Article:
5 Things You Need to Know About DACA and What Happens Next

Immigration and Customs Enforcement Agents
Immigration and Customs Enforcement agents making an effort to deport an undocumented illegal immigrant. |

2. DACA only offers temporary reprieve from deportation, not legal status

Despite what some might think, deferred removal action does not provide a recipient with "lawful status" in the United States.

According to the Department of Homeland Security, deferred action is simply the "use of prosecutorial discretion to defer removal action against an individual for a certain period of time."

However, "Deferred action does not provide lawful status."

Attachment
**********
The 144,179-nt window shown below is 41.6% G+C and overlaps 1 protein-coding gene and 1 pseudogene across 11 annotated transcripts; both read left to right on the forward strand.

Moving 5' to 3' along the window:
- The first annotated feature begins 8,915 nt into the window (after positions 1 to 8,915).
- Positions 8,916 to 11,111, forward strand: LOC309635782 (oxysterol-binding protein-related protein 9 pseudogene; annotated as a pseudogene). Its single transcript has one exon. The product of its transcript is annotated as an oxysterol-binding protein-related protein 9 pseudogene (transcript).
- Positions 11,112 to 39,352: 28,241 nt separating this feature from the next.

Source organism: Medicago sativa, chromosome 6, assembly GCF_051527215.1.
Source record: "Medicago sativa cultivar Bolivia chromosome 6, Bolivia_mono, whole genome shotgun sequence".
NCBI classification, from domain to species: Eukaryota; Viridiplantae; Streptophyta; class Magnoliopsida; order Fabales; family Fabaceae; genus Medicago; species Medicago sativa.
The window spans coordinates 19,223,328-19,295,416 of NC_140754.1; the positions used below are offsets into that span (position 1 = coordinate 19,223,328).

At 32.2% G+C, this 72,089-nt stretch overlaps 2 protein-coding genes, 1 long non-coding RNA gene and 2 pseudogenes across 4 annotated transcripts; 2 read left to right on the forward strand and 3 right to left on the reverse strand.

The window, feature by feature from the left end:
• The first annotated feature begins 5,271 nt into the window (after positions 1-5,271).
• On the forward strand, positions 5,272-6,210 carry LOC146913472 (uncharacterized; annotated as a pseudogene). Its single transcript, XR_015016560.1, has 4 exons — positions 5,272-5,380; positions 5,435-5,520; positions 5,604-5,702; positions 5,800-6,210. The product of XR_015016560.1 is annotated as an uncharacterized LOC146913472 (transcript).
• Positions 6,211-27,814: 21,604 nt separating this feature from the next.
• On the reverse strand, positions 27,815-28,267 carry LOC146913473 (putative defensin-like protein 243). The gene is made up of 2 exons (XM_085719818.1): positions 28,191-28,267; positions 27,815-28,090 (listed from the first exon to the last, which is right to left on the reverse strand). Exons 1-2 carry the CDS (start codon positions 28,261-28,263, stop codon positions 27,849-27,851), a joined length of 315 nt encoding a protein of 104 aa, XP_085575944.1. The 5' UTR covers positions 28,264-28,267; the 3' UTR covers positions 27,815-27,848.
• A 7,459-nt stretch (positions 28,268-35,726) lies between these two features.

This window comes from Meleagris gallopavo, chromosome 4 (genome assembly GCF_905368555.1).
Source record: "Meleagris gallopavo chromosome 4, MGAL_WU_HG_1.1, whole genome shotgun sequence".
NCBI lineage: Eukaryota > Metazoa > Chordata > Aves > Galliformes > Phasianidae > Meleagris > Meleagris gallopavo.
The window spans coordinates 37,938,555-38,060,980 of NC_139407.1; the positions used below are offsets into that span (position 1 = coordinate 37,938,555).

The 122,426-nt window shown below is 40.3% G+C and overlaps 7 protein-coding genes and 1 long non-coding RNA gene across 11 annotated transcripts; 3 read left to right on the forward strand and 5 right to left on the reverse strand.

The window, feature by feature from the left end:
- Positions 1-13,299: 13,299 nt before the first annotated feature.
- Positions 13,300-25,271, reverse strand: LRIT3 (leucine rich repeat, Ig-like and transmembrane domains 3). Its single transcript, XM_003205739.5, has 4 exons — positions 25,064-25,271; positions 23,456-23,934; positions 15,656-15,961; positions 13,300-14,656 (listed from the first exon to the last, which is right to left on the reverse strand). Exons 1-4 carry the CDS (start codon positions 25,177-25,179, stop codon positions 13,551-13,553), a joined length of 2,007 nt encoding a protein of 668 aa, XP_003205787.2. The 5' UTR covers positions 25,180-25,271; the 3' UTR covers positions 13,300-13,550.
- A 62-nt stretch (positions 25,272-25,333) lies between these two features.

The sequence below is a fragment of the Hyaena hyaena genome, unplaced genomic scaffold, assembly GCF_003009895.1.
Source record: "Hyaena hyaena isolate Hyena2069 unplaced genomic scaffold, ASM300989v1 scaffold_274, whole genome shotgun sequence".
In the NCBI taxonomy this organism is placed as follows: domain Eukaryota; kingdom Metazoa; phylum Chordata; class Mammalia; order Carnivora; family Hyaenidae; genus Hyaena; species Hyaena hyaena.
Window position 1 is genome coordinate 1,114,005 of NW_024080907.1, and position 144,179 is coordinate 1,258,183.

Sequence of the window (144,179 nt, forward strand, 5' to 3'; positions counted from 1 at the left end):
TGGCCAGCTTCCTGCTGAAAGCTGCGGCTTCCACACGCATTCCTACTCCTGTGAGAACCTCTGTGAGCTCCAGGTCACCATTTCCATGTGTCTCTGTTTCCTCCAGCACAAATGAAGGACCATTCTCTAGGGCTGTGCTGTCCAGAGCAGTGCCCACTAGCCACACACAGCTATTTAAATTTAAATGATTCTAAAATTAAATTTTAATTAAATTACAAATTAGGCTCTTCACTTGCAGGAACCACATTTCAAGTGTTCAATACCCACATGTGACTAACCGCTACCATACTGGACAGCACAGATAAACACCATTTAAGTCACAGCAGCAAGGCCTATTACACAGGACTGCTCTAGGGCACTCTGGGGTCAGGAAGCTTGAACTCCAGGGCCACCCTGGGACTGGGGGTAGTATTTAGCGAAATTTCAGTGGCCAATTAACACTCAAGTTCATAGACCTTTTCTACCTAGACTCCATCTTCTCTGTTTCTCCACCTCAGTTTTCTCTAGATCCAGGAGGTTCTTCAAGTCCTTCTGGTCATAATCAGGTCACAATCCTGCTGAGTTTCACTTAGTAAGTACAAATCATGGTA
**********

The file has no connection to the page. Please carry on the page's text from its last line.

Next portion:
Therefore, DACA recipients are not considered people who have "a valid non-immigrant status in the United States."

As The Heritage Foundation's David Inserra and Hans Von Spakovsky note, "DACA provides pseudo-legal status" and gives Dreamers "a promise that they won't be deported, as well as providing them with work authorizations and access to Social Security and other government benefits."

In 2012, Obama said DACA was merely a "temporary fix" and could not be considered "amnesty."

"This is not amnesty. This is not immunity. This is not a path to citizenship. It's not a permanent fix," Obama said. "This is a temporary stopgap measure."

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